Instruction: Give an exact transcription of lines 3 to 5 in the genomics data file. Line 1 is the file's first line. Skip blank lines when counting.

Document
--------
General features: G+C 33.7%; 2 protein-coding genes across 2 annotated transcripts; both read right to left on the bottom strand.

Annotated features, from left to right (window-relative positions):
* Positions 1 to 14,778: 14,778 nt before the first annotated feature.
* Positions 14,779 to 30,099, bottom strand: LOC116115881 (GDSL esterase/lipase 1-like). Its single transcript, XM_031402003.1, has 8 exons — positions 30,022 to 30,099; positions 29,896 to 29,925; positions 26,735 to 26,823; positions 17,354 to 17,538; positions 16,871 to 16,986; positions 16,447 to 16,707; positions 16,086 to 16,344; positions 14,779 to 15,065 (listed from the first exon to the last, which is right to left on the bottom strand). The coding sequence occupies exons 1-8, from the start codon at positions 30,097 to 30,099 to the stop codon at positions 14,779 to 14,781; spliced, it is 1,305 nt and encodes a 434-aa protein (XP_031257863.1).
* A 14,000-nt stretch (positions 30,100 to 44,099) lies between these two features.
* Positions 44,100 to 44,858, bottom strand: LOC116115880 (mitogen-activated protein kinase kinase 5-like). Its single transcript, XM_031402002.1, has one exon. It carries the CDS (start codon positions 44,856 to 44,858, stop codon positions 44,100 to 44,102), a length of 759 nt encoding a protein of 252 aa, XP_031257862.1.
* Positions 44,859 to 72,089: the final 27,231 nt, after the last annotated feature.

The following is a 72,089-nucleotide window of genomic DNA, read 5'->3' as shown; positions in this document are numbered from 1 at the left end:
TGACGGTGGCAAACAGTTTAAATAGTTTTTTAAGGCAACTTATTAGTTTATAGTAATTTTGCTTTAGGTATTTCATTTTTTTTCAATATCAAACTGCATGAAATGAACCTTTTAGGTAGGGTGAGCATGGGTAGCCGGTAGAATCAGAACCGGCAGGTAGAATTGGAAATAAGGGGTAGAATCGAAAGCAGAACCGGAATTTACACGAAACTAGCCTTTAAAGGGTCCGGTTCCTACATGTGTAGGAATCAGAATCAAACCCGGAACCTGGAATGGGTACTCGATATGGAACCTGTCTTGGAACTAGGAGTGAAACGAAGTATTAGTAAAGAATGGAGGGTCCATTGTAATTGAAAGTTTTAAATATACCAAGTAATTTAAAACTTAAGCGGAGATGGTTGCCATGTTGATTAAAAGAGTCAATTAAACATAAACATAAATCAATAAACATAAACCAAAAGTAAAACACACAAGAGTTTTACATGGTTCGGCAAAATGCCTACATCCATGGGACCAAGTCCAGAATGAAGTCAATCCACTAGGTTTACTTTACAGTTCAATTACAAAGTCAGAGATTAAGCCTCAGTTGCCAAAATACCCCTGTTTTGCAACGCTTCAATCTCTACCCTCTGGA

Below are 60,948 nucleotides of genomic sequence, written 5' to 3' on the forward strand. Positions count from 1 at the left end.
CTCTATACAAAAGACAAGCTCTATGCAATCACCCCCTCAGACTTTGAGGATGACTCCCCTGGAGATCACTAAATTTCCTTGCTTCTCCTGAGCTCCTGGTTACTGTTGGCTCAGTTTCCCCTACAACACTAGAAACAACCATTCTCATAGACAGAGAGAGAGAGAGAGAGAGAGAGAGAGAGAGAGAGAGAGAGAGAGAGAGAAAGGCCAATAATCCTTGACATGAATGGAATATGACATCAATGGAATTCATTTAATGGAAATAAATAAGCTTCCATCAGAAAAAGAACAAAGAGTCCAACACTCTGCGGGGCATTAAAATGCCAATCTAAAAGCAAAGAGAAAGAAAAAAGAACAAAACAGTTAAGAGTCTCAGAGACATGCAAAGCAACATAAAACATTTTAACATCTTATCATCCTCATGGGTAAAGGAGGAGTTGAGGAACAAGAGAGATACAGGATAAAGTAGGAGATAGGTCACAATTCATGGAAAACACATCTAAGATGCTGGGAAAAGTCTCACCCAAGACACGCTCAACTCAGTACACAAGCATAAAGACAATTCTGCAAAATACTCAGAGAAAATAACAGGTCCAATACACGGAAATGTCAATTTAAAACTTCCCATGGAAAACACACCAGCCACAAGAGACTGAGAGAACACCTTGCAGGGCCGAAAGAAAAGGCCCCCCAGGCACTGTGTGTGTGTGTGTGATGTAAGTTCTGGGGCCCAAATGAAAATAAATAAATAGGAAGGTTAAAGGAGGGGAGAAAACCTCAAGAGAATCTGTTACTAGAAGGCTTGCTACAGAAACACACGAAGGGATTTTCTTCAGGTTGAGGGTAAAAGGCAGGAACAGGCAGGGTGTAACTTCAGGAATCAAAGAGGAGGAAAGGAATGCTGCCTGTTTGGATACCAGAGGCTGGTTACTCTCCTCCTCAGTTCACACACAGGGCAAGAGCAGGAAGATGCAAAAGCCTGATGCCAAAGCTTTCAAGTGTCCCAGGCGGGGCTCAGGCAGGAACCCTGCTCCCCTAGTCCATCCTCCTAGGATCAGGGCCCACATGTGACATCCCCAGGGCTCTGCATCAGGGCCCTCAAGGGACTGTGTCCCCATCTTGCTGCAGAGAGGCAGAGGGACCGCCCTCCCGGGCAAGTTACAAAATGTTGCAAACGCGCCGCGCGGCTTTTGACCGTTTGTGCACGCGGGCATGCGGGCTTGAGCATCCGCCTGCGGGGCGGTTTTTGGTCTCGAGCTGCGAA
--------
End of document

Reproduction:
* Positions 1 to 14,778: 14,778 nt before the first annotated feature.
* Positions 14,779 to 30,099, bottom strand: LOC116115881 (GDSL esterase/lipase 1-like). Its single transcript, XM_031402003.1, has 8 exons — positions 30,022 to 30,099; positions 29,896 to 29,925; positions 26,735 to 26,823; positions 17,354 to 17,538; positions 16,871 to 16,986; positions 16,447 to 16,707; positions 16,086 to 16,344; positions 14,779 to 15,065 (listed from the first exon to the last, which is right to left on the bottom strand). The coding sequence occupies exons 1-8, from the start codon at positions 30,097 to 30,099 to the stop codon at positions 14,779 to 14,781; spliced, it is 1,305 nt and encodes a 434-aa protein (XP_031257863.1).
* A 14,000-nt stretch (positions 30,100 to 44,099) lies between these two features.